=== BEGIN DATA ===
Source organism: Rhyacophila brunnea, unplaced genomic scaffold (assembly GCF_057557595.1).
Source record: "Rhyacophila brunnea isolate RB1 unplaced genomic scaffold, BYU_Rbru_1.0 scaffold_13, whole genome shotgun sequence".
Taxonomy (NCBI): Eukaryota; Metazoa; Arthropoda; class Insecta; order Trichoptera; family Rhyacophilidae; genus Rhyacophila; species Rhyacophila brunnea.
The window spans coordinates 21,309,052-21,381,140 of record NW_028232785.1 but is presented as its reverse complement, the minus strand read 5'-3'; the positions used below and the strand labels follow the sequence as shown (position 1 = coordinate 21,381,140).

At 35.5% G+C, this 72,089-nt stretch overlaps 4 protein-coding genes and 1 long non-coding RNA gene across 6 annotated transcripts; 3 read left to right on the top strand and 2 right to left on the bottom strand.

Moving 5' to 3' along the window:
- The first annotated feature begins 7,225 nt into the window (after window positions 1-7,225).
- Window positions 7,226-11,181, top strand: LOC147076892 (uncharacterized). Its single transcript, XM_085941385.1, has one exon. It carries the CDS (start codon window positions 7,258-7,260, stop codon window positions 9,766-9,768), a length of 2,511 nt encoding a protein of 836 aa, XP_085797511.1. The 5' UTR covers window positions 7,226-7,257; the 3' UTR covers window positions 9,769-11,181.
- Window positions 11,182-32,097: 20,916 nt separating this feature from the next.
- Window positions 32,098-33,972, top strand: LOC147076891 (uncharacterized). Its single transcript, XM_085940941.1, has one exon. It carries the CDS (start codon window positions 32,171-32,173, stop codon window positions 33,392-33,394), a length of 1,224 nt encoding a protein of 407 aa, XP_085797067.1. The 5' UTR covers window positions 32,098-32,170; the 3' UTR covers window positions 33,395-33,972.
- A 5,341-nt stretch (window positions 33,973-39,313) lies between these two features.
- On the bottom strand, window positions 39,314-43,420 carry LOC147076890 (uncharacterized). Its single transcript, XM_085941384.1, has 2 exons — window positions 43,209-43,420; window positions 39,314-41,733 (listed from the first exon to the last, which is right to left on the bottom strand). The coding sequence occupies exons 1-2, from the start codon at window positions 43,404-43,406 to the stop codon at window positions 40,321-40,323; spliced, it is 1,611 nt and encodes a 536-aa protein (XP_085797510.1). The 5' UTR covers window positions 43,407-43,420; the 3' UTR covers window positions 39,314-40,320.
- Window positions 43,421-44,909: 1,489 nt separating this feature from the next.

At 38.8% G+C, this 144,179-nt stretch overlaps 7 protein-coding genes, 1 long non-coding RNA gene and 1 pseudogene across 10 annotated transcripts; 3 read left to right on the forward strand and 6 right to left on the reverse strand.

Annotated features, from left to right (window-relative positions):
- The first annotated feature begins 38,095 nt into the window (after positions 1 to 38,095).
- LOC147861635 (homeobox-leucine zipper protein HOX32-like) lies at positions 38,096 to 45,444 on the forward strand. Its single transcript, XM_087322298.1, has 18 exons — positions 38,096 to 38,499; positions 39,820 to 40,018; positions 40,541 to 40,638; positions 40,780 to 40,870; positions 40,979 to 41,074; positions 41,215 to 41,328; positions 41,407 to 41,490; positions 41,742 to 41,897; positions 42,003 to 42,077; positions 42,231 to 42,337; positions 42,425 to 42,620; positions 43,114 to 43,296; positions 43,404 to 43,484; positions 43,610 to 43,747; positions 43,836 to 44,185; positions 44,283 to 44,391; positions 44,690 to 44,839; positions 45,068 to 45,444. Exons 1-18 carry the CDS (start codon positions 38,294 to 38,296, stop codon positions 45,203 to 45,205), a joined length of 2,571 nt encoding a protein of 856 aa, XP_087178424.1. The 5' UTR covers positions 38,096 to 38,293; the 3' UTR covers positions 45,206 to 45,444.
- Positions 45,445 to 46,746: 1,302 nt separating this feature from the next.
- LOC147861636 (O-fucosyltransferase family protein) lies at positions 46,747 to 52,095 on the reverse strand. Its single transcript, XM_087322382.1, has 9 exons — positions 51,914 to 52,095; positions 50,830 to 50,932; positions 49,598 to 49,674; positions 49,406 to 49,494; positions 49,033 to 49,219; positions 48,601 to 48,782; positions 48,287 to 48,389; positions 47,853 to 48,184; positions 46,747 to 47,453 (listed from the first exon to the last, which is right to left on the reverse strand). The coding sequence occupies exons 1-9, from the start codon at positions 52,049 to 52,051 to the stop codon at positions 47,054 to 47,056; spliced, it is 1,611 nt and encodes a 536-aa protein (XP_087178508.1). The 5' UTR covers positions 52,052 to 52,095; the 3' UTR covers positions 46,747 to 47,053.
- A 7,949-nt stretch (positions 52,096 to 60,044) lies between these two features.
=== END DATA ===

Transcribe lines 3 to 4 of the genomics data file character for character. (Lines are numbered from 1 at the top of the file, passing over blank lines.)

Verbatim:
Taxonomy (NCBI): Eukaryota; Metazoa; Arthropoda; class Insecta; order Trichoptera; family Rhyacophilidae; genus Rhyacophila; species Rhyacophila brunnea.
The window spans coordinates 21,309,052-21,381,140 of record NW_028232785.1 but is presented as its reverse complement, the minus strand read 5'-3'; the positions used below and the strand labels follow the sequence as shown (position 1 = coordinate 21,381,140).